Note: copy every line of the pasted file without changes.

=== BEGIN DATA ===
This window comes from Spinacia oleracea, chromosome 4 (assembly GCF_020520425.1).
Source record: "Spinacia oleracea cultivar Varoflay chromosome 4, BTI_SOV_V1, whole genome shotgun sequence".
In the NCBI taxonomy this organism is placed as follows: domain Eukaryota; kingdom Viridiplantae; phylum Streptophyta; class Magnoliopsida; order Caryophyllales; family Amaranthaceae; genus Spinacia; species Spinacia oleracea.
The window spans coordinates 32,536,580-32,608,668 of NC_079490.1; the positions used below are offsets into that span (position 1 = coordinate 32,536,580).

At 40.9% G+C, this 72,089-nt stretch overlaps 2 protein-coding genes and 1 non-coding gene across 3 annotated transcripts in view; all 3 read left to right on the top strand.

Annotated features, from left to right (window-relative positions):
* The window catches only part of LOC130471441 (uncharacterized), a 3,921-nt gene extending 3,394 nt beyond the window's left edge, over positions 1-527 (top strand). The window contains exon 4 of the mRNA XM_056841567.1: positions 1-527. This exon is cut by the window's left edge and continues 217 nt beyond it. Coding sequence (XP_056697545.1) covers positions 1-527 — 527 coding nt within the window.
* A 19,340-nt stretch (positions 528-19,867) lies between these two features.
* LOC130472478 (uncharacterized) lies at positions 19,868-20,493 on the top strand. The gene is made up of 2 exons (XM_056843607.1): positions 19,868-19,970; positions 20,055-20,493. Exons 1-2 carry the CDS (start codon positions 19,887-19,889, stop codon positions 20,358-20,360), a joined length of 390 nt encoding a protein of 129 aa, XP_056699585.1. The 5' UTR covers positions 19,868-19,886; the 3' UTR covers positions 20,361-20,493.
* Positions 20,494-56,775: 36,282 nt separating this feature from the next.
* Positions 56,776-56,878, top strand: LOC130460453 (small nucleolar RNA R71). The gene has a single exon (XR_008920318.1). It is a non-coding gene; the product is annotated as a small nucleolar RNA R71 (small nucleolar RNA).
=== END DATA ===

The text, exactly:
This window comes from Spinacia oleracea, chromosome 4 (assembly GCF_020520425.1).
Source record: "Spinacia oleracea cultivar Varoflay chromosome 4, BTI_SOV_V1, whole genome shotgun sequence".
In the NCBI taxonomy this organism is placed as follows: domain Eukaryota; kingdom Viridiplantae; phylum Streptophyta; class Magnoliopsida; order Caryophyllales; family Amaranthaceae; genus Spinacia; species Spinacia oleracea.
The window spans coordinates 32,536,580-32,608,668 of NC_079490.1; the positions used below are offsets into that span (position 1 = coordinate 32,536,580).

At 40.9% G+C, this 72,089-nt stretch overlaps 2 protein-coding genes and 1 non-coding gene across 3 annotated transcripts in view; all 3 read left to right on the top strand.

Annotated features, from left to right (window-relative positions):
* The window catches only part of LOC130471441 (uncharacterized), a 3,921-nt gene extending 3,394 nt beyond the window's left edge, over positions 1-527 (top strand). The window contains exon 4 of the mRNA XM_056841567.1: positions 1-527. This exon is cut by the window's left edge and continues 217 nt beyond it. Coding sequence (XP_056697545.1) covers positions 1-527 — 527 coding nt within the window.
* A 19,340-nt stretch (positions 528-19,867) lies between these two features.
* LOC130472478 (uncharacterized) lies at positions 19,868-20,493 on the top strand. The gene is made up of 2 exons (XM_056843607.1): positions 19,868-19,970; positions 20,055-20,493. Exons 1-2 carry the CDS (start codon positions 19,887-19,889, stop codon positions 20,358-20,360), a joined length of 390 nt encoding a protein of 129 aa, XP_056699585.1. The 5' UTR covers positions 19,868-19,886; the 3' UTR covers positions 20,361-20,493.
* Positions 20,494-56,775: 36,282 nt separating this feature from the next.
* Positions 56,776-56,878, top strand: LOC130460453 (small nucleolar RNA R71). The gene has a single exon (XR_008920318.1). It is a non-coding gene; the product is annotated as a small nucleolar RNA R71 (small nucleolar RNA).